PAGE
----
Signs of Preterm Labor and What Your Doctor Will Do
Preterm labor happens when a woman goes into labor before 37 weeks of pregnancy. According to March of Dimes, about 10 percent of babies are born prematurely in America. The majority are delivered between 34 and 36 weeks, and most of them are healthy and need little or no special care after birth.
If a baby is born before 32 weeks, however, the prognosis is less optimistic. That's because premature delivery can result in negative health consequences such as low birth weight, vision or breathing difficulties, improper organ development, and learning disabilities.
Fortunately, though, if you're at risk for preterm labor, your doctor might be able to prolong your pregnancy, which gives your baby more time to develop. Keep reading to learn more about the causes and symptoms of preterm labor, as well as the prevention methods your doctor might take.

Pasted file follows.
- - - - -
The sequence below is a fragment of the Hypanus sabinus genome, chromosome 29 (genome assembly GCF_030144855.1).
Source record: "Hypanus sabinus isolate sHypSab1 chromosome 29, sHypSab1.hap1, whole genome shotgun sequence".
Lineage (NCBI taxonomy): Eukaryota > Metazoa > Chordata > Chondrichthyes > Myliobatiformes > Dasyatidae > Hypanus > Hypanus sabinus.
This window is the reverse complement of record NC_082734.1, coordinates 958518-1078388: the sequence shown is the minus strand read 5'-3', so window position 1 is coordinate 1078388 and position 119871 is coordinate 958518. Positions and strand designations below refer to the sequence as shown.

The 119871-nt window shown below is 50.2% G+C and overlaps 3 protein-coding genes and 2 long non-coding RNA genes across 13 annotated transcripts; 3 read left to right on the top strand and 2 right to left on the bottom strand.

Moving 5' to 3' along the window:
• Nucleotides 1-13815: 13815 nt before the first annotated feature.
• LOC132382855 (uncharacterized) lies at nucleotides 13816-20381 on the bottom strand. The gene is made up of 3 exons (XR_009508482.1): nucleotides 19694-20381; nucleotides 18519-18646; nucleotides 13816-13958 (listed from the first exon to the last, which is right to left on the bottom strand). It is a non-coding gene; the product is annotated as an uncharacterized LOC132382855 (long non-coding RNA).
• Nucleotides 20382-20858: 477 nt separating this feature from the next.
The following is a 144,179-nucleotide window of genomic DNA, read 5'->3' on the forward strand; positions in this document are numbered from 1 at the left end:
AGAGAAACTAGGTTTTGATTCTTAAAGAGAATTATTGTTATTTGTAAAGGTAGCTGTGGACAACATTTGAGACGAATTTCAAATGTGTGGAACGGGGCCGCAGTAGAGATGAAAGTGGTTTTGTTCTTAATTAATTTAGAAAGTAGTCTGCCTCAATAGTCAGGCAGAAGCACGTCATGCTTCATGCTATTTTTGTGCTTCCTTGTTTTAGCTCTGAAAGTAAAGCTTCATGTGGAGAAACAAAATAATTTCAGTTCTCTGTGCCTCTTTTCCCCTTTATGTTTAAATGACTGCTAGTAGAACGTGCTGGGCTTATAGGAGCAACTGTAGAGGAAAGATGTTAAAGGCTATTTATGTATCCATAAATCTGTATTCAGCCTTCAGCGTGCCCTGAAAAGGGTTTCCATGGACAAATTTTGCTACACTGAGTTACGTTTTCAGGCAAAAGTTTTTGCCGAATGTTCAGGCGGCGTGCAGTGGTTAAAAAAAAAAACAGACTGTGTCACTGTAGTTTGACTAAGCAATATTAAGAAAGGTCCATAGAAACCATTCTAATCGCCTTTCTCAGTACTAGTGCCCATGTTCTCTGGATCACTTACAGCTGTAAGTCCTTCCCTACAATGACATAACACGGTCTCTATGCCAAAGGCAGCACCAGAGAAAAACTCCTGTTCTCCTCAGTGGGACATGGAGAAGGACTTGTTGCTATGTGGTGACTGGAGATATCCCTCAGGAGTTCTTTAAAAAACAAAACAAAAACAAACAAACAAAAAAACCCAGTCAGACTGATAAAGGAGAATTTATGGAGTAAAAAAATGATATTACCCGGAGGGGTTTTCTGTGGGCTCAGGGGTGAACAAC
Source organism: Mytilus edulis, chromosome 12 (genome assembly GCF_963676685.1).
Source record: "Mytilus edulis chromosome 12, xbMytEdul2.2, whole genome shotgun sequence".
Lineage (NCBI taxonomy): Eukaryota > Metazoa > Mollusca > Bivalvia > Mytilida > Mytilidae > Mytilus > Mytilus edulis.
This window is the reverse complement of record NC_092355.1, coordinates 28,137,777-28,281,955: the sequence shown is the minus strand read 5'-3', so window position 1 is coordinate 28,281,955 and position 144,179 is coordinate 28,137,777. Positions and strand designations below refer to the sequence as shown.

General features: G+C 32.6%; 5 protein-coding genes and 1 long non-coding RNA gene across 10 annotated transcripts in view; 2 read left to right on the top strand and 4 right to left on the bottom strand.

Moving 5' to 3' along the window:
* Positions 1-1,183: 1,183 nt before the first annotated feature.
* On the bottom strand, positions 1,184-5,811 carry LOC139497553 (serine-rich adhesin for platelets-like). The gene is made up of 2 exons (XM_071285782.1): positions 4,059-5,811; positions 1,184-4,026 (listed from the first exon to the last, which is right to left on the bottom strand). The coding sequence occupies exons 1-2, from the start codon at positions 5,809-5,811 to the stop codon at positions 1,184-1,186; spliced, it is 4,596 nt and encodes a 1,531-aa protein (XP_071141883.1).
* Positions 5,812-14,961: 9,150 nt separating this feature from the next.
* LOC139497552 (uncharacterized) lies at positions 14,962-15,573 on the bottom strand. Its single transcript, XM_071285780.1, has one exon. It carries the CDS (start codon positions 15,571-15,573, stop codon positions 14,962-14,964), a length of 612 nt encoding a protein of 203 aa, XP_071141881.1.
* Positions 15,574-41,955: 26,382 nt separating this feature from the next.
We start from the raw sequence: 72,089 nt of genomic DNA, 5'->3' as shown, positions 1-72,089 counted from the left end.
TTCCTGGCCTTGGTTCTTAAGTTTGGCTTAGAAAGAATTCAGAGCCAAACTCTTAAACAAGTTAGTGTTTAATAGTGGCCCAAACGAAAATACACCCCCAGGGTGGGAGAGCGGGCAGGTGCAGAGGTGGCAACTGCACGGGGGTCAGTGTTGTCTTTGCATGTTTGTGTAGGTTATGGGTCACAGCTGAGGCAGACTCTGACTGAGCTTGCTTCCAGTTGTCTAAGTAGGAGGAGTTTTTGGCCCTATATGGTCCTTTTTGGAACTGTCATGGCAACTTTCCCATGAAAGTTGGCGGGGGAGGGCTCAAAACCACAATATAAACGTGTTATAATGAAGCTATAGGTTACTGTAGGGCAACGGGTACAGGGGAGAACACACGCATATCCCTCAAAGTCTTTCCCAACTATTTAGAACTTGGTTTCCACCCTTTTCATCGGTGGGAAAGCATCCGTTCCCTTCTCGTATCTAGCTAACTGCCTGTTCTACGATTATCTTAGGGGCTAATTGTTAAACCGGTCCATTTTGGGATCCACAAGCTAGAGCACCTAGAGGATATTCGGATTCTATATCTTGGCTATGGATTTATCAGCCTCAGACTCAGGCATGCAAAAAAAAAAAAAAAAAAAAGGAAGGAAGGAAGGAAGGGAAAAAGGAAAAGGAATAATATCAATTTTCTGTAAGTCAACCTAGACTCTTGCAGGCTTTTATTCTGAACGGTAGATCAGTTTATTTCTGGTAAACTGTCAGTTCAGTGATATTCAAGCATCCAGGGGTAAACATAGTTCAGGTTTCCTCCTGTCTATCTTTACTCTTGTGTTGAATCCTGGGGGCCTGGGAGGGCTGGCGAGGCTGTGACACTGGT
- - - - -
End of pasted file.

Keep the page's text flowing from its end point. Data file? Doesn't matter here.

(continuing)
Warning Signs of Preterm Labor
You're probably experiencing a whole range of new sensations throughout your pregnancy. So how can you tell if you're feeling a simple stomach muscle cramp or a preterm contraction? Look for the following preterm labor symptoms and warning signs.
The contractions feel different than Braxton Hicks.
After about 30 weeks of pregnancy, many women notice occasional uterine contractions. Called Braxton Hicks contractions, they're normal and usually painless. They tend to occur when you're tired or exerting yourself, and they usually stop when you rest. True premature contractions come at regular intervals or progressively become more frequent or more painful; Braxton Hicks contractions don't.
You feel a tightening in your belly at regular intervals.